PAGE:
more pictures of lasercutter tiles! our returning undergraduates and separated borrowers," he said.
will know how to borrow responsibly and to not over borrow. Tramuta
said sometimes students will borrow more than they need to cover tuition
giving the student a bigger refund back in the spring. Tramuta said if
students need extra money during the semester, a campus job is an
alternative to borrowing more than is necessary. Through the new
initiative, students will also take online quizzes while learning about
financial literacy, the importance of budgeting and how to be
responsible with credit cards. He wants students to understand borrowing
and what smart borrowing is.
The loan service center on campus
will use email, snail mail, phone calls and is looking into a smart
phone app to keep students informed about their loans as they go through
college. Upon graduation the college will also be able to track
students with their repayment as well as educating them on repayment
options through the smart track initiative.Find the best selection of
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times students don't know what their options are once they leave us.
They don't know there are options that can keep them out of a delinquent
default status," Tramuta said. "The student is not going into default
intentionally. They may be underemployed or unemployed. Helping students
understand their repayment options can make a huge dent in an
institutional default rate.
"Our president, President (Virginia) Horvath,Weymouth is collecting gently used, dry cleaned cableties
at their Weymouth store. has been talking to me about financial
literacy the moment she walked on campus in the role of vice president.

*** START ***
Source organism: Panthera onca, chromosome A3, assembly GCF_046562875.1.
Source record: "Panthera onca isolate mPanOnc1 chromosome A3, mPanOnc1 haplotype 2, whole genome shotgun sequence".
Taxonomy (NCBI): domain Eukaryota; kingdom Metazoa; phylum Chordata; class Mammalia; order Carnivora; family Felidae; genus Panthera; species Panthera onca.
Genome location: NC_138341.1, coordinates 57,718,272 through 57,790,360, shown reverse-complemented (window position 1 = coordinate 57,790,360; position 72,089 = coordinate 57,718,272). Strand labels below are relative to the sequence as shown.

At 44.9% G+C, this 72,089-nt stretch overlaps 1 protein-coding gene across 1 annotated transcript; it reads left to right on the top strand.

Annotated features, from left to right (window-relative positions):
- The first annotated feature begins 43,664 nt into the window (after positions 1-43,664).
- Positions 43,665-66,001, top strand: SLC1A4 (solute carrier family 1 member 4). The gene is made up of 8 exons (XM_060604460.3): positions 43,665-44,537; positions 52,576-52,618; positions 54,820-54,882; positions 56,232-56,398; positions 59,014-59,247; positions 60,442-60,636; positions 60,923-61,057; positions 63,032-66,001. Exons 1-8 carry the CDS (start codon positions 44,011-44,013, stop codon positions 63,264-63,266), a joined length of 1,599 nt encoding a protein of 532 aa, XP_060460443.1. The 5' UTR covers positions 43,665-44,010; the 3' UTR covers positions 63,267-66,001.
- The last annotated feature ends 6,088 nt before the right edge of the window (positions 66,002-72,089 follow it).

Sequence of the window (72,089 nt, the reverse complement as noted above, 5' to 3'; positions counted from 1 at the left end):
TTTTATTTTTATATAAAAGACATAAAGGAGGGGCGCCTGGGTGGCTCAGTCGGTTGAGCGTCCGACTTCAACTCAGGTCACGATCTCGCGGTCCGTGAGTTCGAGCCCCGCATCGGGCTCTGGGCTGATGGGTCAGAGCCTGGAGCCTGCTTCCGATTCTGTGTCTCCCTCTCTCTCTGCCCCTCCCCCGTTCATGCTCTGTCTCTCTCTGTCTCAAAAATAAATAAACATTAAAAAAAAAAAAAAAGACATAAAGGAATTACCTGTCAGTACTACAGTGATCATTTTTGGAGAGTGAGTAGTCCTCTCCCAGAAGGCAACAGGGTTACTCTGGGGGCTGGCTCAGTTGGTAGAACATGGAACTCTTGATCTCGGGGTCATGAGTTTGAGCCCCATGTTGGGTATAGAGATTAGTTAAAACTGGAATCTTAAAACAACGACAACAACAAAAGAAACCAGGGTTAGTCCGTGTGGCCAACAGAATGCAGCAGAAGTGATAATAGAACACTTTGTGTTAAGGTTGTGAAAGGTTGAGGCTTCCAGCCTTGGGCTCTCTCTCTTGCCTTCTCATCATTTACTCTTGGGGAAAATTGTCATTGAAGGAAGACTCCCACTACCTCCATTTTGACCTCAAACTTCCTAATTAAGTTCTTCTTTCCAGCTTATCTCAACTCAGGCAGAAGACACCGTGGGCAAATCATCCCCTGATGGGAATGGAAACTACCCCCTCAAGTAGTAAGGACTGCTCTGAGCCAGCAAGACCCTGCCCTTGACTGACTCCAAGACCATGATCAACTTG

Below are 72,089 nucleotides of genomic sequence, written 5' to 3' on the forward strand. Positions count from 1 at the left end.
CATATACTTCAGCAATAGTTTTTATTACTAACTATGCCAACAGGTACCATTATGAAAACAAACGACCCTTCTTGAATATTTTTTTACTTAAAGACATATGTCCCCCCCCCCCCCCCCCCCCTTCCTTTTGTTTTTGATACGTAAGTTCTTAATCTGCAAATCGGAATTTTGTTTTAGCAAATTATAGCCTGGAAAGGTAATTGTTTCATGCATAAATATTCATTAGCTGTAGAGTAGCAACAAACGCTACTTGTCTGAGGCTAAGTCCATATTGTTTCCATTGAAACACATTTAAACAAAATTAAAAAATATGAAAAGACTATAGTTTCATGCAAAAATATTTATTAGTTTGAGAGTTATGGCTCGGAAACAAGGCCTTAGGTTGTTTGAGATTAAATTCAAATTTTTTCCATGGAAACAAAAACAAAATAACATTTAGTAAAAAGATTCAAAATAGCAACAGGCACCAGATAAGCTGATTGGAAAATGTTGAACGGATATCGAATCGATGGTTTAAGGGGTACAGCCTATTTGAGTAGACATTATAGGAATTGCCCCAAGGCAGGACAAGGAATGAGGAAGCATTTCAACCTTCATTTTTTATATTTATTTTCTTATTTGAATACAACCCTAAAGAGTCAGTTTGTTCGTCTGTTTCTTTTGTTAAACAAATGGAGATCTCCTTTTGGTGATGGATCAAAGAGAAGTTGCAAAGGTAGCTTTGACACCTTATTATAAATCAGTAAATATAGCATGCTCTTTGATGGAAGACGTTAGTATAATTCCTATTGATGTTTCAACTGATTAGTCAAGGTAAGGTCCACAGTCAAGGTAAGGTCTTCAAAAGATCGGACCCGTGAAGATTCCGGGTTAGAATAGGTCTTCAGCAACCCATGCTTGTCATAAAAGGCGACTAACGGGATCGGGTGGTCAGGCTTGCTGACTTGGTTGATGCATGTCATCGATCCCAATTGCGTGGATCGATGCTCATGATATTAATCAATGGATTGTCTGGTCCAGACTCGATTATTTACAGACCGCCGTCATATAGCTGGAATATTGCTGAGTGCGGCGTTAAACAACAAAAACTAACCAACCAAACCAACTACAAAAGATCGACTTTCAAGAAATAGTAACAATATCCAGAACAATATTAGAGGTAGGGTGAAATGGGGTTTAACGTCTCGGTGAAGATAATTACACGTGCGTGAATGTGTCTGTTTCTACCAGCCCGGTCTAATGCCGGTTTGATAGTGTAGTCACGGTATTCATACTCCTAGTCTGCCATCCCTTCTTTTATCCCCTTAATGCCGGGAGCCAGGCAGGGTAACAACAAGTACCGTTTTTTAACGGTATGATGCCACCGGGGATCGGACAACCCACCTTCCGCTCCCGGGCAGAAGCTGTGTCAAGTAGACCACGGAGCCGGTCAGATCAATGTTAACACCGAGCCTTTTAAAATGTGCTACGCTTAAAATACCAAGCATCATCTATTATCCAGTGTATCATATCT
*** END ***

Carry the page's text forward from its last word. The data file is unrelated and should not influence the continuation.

She's very committed and I think with the smart track initiative we're
going to engage borrowers more so than we done in the past," Tramuta
The student loan service center will contact graduating
seniors and talk to them about knowing their rights and responsibilities
as a loan borrower as well as knowing when repayment starts. Typically,
loans start repayment six months from graduation unless the student is
attending graduate school. Tramuta said students can avoid default
status by making the minimum payment. There are other repayment options
including income-based, income-contingent and extended repayment.
Students can make payments based on what they currently are making or
extend the terms of repayment past the typical 10 years.
student might have $25,000 in debt which would be $250 a month for 10
years. They may right now be underemployed so maybe all they can afford
right now is $40 a month. There's ways to do that until that student
gets over that underemployment status and gets more money," he said.
may also be forgiven if a student enters into a teaching position in a
low-income school or other service related fields. If a student cannot
find a job following graduation, Tramuta said the college will work with
the student to offer additional resources to help out students.